Moringa tree leaves help curb malnutrition

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Saturday, August 15, 2015
Moringa tree leaves help curb malnutrition
A woman discovered Moringa tree leaves in Africa that help curb nutrition and now she's selling the product in hundreds of stores.

SAN FRANCISCO (KGO) -- Millions of people around the globe suffer from malnutrition, but what if the answer could be found in a tree?

One Bay Area company is hoping to bring nutritious leaves to the U.S. market by creating an economy where healthy food is needed most.

A group gathered at an Oakland office to coordinate a food revolution half a world away. "It is one of the most nutritious things you can eat," Kuli Kuli Co-Founder Lisa Curtis said. "Kuli Kuli is the first company to sell food products made with Moringa, so we sell nutrition bars and powders made with this green plant."

Curtis discovered Moringa while in the Peace Corps. "I was basically surviving off of just millet and peanut butter. A couple of the woman I was working with in the health center told me about this plant, Moringa," she said.

It made her feel better and it gave her the idea to pay workers a premium to grow Moringa for export and she could give them a good source of nutrition and provide jobs.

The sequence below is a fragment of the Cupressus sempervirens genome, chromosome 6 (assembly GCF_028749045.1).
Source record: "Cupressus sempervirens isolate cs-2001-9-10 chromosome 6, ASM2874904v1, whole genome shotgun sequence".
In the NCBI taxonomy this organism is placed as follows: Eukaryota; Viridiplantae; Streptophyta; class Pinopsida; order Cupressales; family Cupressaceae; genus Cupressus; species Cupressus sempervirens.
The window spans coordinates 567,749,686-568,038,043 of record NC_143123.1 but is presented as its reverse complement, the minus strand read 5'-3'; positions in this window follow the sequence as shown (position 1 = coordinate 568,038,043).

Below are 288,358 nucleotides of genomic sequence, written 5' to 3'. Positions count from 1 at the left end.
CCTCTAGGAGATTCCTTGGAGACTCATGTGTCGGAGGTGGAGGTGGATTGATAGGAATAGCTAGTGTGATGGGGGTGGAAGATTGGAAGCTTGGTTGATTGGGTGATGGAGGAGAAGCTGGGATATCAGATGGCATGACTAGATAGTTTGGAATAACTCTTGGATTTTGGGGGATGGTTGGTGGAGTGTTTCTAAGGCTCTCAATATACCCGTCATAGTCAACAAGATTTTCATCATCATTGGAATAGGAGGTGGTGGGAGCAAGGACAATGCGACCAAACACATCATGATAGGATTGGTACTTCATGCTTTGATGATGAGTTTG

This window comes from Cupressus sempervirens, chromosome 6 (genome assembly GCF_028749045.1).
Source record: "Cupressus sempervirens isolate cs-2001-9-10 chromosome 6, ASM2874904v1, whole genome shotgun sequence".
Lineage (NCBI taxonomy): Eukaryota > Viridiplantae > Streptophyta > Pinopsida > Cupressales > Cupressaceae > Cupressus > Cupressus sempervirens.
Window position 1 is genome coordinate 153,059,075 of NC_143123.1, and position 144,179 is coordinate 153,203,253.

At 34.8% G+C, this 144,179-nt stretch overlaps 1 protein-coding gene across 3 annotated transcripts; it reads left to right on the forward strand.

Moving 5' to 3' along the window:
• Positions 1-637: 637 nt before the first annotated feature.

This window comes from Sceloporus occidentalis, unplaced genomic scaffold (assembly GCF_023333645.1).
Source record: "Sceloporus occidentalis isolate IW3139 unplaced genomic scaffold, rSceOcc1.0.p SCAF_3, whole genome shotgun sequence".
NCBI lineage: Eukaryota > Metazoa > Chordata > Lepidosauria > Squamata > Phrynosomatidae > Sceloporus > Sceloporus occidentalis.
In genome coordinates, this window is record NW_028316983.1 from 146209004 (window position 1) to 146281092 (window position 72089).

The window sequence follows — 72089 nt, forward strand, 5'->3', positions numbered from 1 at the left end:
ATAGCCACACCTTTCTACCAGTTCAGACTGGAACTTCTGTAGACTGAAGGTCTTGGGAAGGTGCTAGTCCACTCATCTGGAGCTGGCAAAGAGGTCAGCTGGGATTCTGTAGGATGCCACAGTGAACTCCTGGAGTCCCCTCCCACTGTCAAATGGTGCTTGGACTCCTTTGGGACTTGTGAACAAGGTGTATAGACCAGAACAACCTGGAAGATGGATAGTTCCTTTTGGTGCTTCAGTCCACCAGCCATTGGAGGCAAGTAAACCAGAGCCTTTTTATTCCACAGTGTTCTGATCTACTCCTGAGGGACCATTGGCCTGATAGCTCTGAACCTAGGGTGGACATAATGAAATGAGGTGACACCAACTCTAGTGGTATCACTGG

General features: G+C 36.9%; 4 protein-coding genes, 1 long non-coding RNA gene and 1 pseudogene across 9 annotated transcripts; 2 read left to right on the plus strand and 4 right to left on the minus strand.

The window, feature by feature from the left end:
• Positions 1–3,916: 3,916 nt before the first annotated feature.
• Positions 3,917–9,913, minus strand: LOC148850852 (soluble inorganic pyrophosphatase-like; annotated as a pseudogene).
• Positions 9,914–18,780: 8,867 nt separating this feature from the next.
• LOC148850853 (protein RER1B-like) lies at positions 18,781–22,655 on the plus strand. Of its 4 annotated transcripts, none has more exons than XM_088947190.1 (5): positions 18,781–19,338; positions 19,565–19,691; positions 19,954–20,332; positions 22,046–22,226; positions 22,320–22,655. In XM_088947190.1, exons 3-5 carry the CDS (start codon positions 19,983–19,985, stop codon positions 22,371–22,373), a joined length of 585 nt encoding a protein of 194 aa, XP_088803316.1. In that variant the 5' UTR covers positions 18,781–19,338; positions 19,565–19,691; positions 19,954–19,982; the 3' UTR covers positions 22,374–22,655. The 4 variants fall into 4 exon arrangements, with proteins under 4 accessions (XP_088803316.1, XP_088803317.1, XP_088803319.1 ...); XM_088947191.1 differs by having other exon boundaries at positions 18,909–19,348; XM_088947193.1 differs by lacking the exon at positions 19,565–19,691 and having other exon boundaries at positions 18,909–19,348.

Experts call Moringa a Superfood. The Moringa trees leaves contain high levels of protein, calcium, iron, Vitamin C and Vitamin A. Moringa can be eaten raw or dried and made into a powder that can be mixed with other food to make it more nutritious. "It's got medicinal characteristics as well as being high in protein, high in a variety of other vitamins and high in highly digestible proteins, comparable to milk and eggs," Jed Fahey said.

Fahey is with the Department of Pharmacology and Molecular Sciences at Johns Hopkins University and has been studying Moringa for 25 years.

It is so nutritious that many health organizations are now urging locals in developing countries to plant Moringa to curb malnutrition. "It's a tree crop, which is also a vegetable crop, so it's full of leaves and it's the leaves that that most people eat, although the seeds and seed pods are edible also," Fahey said.

Grown in areas near the equator, the Moringa's range overlaps with the same regions where some of the worst malnutrition exists.

The popularity of Kuli Kuli Moringa health bars and vegetable powders is increasing. They are already sold in 300 specialty stores including Whole Foods. Kuli Kuli expects to be in 500" stores by the fall.

To meet the growing demand, Kuli Kuli works with 500 women in farming collectives in Ghana. They grow the trees and harvest the leaves. "These women are making five to 10 times the average income in the areas where they live. Moringa is a very easy crop to grow, you basically just pluck the leaves off the tree it doesn't require very much water or very much care, so it's an easy way for them to make a steady income," Curtis said.

The operation is about to get bigger. Kuli Kuli recently received a grant from the Clinton Foundation that will allow them to expand their operation into Haiti.

Kuli Kuli's good work doesn't stop overseas, they have hired workers with the California Autism Foundation to help them process orders. The foundation helps people with autism learn skills they can use to find a job.

Written and produced by Ken Miguel